Local Authorities and Hydrocarbon Mining

The local authorities, after opening the doors to the oil companies (organizing Greek Petroleum events, intending to fund the beaches with the blue flags from the Hellenic Petroleum Exporting Countries [1], etc.), then adopted their arguments.

They tell us about the example of Thassos, where tourism and mining are “perfectly combined”. Only the truth is different. The size of Thassos tourism has nothing to do with the tourism of Kefalonia and the Ionian Islands. Also the oil production in Thassos is very small and the sea depth is only 30m, while in Ionian it will be 1500m. up to 3200m, which makes mining much more difficult. Nor can the seismicity of Thassos be compared with the seismicity of Kefalonia. An earthquake of 4 to 6R (which happens quite often in our area) can cut off large, deep, drainage pipelines, resulting in an oil spill. In the accident at the BP pumping station in the Gulf of Mexico in 2010, due to the high depth it was difficult to cope with the oil spill,87 days of effort and in the meantime about 5 million barrels of oil have been spilled into the sea! There is also the possibility that the mines themselves may cause minor earthquakes or, most importantly, accelerate the occurrence of large and devastating earthquakes in our area. In general, the great seismicity of Cephalonia does not allow such experiments, history has shown how devastating effects earthquakes can have on our lives.

Local authorities should see what is happening internationally. Petroleum exploration began in Basilicata, Italy in 1998. After 20 years of air pollution, the aquifer, crops, animals are dying and 160,000 residents have been forced to migrate. [2] International experience makes many countries today, such as Spain, France, Italy and others. reconsider hydrocarbon mining and stop it.

Local authorities should also bear in mind that oil is now considered an outdated source of energy. Elias Konofagos, a member of the Athens Academy’s Energy Committee, says oil will “go away in 20 – 30 years” (interview with CRETA NEWS on 20/6/2019). Why in Greece should we go through all the polluting sources of energy, lignite, oil, gas, until we come to an organized, rather than uncontrolled, use of renewable sources today? [3]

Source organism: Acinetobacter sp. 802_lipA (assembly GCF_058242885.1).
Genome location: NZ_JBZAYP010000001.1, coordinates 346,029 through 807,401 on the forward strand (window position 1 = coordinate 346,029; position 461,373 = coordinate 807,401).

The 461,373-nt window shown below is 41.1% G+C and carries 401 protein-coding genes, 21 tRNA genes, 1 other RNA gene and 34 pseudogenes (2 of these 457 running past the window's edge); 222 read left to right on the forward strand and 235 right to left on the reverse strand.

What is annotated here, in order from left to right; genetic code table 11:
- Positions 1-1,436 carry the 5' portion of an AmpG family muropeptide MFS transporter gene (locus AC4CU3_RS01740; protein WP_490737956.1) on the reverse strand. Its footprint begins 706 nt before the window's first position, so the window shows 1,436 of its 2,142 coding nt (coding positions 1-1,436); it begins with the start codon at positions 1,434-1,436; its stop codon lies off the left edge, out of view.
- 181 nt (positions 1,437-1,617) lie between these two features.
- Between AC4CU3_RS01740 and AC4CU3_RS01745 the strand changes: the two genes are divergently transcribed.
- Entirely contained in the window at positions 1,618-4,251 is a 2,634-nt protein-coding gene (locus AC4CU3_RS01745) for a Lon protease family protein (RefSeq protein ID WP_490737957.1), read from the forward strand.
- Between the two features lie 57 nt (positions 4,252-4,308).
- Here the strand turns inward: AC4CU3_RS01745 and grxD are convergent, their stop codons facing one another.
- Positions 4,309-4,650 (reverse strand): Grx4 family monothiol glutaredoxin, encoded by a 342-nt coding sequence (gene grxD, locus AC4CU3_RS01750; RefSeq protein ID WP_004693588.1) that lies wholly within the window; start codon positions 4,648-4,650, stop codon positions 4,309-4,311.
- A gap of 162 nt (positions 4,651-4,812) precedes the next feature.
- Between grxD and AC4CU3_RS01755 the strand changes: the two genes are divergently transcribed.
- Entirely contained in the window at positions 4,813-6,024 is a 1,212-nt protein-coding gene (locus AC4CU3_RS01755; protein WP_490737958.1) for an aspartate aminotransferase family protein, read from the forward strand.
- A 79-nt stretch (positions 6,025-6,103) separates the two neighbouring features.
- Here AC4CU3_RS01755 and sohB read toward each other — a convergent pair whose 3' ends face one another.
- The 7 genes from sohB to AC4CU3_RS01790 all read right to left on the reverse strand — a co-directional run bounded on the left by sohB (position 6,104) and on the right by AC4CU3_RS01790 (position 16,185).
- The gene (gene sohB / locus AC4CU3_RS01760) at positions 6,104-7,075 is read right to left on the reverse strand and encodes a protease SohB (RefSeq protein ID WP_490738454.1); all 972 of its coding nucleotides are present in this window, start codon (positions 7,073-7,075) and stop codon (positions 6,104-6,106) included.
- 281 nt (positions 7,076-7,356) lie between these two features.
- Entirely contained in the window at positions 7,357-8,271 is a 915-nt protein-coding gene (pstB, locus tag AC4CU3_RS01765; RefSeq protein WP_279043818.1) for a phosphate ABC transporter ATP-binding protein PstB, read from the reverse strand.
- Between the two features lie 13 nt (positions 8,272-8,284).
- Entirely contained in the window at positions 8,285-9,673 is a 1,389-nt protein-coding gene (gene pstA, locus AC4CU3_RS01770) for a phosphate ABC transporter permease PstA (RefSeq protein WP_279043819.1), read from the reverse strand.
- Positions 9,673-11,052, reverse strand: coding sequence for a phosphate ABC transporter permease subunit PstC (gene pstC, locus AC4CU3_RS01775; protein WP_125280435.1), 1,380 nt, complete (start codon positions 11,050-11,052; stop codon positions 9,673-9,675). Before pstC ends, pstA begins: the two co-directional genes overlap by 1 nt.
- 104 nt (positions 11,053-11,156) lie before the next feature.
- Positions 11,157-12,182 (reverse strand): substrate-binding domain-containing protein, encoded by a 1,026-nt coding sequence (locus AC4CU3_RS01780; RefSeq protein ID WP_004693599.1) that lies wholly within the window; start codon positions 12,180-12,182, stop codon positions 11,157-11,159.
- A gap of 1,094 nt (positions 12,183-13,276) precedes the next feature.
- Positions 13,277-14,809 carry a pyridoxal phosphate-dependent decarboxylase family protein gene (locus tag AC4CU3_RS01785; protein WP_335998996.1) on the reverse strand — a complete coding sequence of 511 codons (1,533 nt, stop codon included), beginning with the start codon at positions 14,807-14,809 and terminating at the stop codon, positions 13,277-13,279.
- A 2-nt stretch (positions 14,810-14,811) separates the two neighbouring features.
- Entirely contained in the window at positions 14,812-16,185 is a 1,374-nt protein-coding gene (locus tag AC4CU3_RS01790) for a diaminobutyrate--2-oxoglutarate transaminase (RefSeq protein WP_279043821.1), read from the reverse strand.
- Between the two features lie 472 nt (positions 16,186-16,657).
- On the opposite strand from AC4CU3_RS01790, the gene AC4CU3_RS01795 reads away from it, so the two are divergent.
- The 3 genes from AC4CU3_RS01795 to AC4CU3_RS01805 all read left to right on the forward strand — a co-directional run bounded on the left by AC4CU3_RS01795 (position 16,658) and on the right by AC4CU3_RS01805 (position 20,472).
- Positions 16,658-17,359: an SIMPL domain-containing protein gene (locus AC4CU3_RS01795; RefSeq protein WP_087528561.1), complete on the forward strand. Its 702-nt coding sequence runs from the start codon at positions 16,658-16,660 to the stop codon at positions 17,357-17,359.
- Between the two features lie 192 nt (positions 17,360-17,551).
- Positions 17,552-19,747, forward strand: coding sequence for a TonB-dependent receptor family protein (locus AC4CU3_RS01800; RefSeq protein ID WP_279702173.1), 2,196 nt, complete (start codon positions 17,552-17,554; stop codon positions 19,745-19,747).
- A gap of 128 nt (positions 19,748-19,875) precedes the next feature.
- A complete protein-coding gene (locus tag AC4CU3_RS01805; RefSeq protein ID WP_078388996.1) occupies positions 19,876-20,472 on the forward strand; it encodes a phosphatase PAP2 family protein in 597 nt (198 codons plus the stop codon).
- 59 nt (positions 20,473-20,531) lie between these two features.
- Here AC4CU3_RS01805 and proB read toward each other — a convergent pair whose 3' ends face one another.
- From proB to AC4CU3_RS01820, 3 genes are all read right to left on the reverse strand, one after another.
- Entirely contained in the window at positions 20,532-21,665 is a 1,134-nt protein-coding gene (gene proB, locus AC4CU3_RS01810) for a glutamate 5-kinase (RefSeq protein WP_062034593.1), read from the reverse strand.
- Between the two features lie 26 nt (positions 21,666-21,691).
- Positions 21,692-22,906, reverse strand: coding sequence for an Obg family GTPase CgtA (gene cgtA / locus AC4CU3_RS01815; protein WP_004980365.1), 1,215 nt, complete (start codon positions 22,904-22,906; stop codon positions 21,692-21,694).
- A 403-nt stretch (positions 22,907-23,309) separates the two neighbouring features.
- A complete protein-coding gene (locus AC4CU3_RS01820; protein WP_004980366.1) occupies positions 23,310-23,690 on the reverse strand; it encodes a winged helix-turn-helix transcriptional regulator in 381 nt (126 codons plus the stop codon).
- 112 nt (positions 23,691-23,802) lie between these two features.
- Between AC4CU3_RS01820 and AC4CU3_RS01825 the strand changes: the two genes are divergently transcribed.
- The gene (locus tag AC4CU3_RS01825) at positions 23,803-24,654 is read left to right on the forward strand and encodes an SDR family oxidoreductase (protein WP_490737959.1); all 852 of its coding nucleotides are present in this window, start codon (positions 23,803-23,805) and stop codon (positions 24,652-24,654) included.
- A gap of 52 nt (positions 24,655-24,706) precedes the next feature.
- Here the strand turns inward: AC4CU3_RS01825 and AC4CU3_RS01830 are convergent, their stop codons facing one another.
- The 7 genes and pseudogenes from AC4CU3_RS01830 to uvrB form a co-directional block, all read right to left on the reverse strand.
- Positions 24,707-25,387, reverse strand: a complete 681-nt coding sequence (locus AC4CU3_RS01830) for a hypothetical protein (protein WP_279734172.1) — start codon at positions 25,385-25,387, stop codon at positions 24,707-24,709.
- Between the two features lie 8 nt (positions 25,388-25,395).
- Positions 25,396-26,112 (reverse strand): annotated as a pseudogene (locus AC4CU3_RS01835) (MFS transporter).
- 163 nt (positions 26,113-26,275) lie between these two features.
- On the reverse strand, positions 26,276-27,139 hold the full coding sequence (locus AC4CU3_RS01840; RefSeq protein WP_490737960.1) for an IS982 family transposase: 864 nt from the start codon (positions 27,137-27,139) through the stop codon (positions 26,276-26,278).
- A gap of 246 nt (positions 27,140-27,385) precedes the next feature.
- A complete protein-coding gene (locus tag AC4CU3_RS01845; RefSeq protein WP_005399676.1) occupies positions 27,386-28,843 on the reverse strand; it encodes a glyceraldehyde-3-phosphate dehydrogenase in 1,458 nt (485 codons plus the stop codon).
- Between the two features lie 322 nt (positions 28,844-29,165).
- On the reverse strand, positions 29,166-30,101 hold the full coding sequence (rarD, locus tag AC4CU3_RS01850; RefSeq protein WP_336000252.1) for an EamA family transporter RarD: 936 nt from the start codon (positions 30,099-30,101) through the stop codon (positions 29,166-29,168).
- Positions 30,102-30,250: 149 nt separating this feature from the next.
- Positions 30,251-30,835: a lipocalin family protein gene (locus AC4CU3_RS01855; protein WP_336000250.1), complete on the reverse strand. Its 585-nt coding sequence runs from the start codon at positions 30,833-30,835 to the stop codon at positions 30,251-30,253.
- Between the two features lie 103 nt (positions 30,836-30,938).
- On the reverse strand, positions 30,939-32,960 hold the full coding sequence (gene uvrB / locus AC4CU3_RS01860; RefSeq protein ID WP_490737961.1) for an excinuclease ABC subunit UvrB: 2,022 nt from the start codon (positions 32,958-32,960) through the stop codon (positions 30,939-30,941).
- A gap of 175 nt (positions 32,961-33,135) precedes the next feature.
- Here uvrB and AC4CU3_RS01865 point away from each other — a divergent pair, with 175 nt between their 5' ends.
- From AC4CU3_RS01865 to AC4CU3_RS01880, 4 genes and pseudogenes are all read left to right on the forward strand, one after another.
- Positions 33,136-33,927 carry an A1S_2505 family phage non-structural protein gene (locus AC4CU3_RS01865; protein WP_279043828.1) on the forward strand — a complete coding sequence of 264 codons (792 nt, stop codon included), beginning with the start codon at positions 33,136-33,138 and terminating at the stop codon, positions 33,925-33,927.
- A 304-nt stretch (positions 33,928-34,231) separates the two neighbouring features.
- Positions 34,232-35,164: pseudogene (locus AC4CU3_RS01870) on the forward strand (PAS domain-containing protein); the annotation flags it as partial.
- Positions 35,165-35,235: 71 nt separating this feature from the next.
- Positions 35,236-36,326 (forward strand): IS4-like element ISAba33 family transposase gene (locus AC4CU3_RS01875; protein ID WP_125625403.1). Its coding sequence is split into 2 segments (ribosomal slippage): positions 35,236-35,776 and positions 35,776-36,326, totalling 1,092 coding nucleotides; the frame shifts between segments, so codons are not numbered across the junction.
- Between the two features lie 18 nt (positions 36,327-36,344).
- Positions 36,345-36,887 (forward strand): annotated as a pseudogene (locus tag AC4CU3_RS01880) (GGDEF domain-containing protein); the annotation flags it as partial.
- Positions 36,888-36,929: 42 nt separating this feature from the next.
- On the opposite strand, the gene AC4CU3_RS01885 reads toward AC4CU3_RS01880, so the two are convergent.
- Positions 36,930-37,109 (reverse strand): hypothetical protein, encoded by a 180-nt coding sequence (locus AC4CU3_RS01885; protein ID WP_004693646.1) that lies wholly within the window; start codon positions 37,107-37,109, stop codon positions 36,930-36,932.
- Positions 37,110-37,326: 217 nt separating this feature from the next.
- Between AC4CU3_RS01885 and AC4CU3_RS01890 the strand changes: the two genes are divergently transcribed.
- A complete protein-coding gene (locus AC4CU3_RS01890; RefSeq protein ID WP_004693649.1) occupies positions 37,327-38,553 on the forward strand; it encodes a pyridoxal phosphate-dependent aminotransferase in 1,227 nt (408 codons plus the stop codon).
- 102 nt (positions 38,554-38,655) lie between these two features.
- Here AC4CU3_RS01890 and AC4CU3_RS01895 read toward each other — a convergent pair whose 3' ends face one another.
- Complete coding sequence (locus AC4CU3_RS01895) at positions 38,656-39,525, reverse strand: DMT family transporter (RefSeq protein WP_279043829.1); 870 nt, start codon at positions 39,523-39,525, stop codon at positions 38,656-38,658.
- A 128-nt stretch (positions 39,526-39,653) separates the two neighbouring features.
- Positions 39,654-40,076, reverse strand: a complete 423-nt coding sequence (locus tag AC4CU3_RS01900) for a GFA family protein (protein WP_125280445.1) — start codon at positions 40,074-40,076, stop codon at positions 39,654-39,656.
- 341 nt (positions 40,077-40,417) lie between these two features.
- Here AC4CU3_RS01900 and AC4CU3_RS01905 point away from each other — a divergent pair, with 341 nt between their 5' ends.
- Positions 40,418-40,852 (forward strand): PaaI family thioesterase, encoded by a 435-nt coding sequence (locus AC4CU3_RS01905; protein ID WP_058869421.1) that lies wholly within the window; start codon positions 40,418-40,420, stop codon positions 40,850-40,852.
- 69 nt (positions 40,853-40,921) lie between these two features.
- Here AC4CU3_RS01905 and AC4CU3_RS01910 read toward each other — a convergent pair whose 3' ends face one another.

However, here in the east of Kefalonia and Ithaca (Patraikos – “P” plot) in early 2020, HLPE will start exploration drilling for oil. Further drilling is to follow throughout the Ionian Sea, turning our deep and earthquake-prone seas into a heavy industrial zone, with far-reaching consequences for the environment and the local economy, notably in tourism and fisheries.

The new authorities (MP, Regional Council and City Councils) are therefore required, after being informed by credible sources of the consequences of this ‘development’ project, and not only from sources close to the oil companies, to act accordingly, with awareness of their responsibility.

Argostoli 26/10/2019

Travlou Helen
MSc in Physics

[1] http://tetartopress.gr/poios-xeplenei-ta-ellinika-petrelaia-stis-paralies-tis-kefalonias/?fbclid=IwAR0n2FFfVHaX3zYaQQV8pcf6iQXUGEtBuxpOxGqJSoR-qf8o8f-haXGr85s

[2] https://www.youtube.com/watch?v=6Azay2QIALQ   

[3] http://archipelago.gr/telika-ti-epilegoume-gia-tin-ellada-galazia-mavri-anaptyxi/

*Republication from kefaloniapulse

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